Good to see Fox joining the manufacture-on-demand dvd market even though, like Warner in the beginning, they seem rather arbitrary in their choice of titles and the materials they use for manufacture. One gets the feeling that they are guided mostly by ease of access, titles which may need fewer clearances or lack problems which may simplify their release in this market. Warner had one advantage of being the FIRST to launch this service, which was during a dry spell of classic dvds and a worrisome period for many movie buffs/dvd collectors, so their efforts were like a beacon of light on the horizon. I recall jumping on their bandwagon with enthusiasm, despite the mixed bag initially offered, the cost factor and the variance of quality on some of those early titles … it was definitely something I wanted to support. And in doing so (along with so many others), Warner has been able to raise the bar on their service.

    These days, I’m somewhat more selective and a bit harder to please, so its easy to be more critical when Fox enters the field without the polish that Warner has now achieved. But I hope that whoever is in charge at Fox is listening to consumer voices via columns such as this, and will endeavor to sift out more buried treasures and work a little harder to get the right versions (aspect ratios) and best prints available, without necessarily spending a lot of time and money for “cosmetic enhancements” (digital removal of specks and minor wear) and the often superfluous bonus features, costly factors that probably contributed to the demise of the classic dvd division at Fox in the first place. It was Fox who once put out those $triple digit$ box sets for Ford and Borzage, which were certainly majestic in their own way, but one suspects more of an albatross for retailers and profit-seekers at Fox. The made-on-demand service seems to be an ideal way to streamline those costs and enable them to dig into their holdings for the benefit of all concerned.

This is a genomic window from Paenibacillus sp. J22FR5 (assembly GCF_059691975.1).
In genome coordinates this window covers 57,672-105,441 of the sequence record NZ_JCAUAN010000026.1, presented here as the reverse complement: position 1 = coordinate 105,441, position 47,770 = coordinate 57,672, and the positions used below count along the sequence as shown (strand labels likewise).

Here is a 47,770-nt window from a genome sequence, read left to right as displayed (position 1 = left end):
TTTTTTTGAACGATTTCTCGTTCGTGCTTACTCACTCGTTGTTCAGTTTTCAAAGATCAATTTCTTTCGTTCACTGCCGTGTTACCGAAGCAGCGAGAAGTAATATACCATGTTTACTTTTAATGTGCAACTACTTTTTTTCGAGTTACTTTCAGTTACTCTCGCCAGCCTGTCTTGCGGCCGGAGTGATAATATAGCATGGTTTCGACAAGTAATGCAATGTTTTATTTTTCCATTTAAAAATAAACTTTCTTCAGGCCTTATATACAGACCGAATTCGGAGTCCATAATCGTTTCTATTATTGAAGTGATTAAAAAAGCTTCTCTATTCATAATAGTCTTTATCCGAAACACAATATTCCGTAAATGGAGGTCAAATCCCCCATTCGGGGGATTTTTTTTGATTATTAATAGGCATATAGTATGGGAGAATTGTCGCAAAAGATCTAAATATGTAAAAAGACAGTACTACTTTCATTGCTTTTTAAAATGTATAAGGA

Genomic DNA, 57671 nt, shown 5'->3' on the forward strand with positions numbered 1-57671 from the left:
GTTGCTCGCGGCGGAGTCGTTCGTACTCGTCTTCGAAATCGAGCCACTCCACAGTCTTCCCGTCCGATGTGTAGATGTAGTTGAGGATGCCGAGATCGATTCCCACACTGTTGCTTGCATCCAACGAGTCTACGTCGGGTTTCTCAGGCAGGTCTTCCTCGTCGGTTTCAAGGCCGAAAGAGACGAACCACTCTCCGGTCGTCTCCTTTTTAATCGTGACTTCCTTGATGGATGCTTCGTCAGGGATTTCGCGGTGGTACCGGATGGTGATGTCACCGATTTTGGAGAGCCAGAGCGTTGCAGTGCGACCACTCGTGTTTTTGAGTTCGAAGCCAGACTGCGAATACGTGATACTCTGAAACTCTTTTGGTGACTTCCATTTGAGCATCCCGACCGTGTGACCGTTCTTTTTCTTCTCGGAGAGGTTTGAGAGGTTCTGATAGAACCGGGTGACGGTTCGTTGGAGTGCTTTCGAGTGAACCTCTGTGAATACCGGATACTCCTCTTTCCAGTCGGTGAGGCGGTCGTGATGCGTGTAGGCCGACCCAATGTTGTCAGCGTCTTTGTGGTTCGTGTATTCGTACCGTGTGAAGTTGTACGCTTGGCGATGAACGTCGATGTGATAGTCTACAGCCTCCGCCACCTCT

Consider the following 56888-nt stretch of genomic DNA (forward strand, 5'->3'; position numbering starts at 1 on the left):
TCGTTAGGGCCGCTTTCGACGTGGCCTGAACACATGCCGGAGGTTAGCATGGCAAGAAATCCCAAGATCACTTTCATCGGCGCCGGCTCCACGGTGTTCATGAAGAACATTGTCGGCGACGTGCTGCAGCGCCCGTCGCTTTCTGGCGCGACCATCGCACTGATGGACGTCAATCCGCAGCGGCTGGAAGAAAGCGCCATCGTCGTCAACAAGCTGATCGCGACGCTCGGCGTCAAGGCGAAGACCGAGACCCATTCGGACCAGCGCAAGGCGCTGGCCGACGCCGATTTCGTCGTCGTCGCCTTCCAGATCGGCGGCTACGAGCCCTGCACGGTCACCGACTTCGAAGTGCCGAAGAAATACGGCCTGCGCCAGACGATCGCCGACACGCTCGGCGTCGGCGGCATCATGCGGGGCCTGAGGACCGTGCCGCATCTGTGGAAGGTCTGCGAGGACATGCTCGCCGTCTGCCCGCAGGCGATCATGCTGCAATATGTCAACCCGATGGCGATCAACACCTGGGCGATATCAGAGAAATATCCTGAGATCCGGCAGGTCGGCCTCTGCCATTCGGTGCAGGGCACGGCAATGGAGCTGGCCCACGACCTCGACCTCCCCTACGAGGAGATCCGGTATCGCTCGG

That said, each new “wave” of dvd-r releases from Fox seems to hold some gems, and its really great when Dave and columns like this can sift through, pointing out pluses and minuses in their lineup. One hopes that items like INTENT TO KILL and A HATFUL OF RAIN will eventually see release in anamorphic-scope versions (THE ROOKIE too), but even more hopeful would be adding the many pre-’35 titles, rescued back in the late 60’s when Fox hired Alex Gordon to perform a salvage mission in the Fox vaults. Much of the great work he accomplished was never really exploited by the studio, and has remained virtually hidden since. There was, I believe a “Golden Century” TV package created by Gordon which never got much exposure, that material likewise overlooked by non-theatrical markets (Films Inc.). THE POWER AND THE GLORY was a part of that package, along with oddities like Rowland Brown’s BLOOD MONEY, Walsh’s SAILOR’S LUCK and YELLOW TICKET, Dieterle’s SIX HOURS TO LIVE and THE DEVIL’S IN LOVE, and so many others. How great it would be for Fox to tap some of this material, which shouldn’t be TOO hard for them to locate in their celluloid catacombs ..?

    Incidentally, Fox has apparently launched their own order website, foxconnect.com, although the Fox Cinema Archive titles are not listed there. Nor could I find many of the classic Fox titles which are generally available elsewhere, so I’m not quite sure what function or direction this website will be taking … guess we’ll have to wait and see. Via another website which highlights celebrity birthdays, I was surprised to learn that Dec. 5 is a birth date shared by Fritz Lang, Otto Preminger and Walt Disney … astrological signs apparently lean towards influential artistry and autocratic tendencies!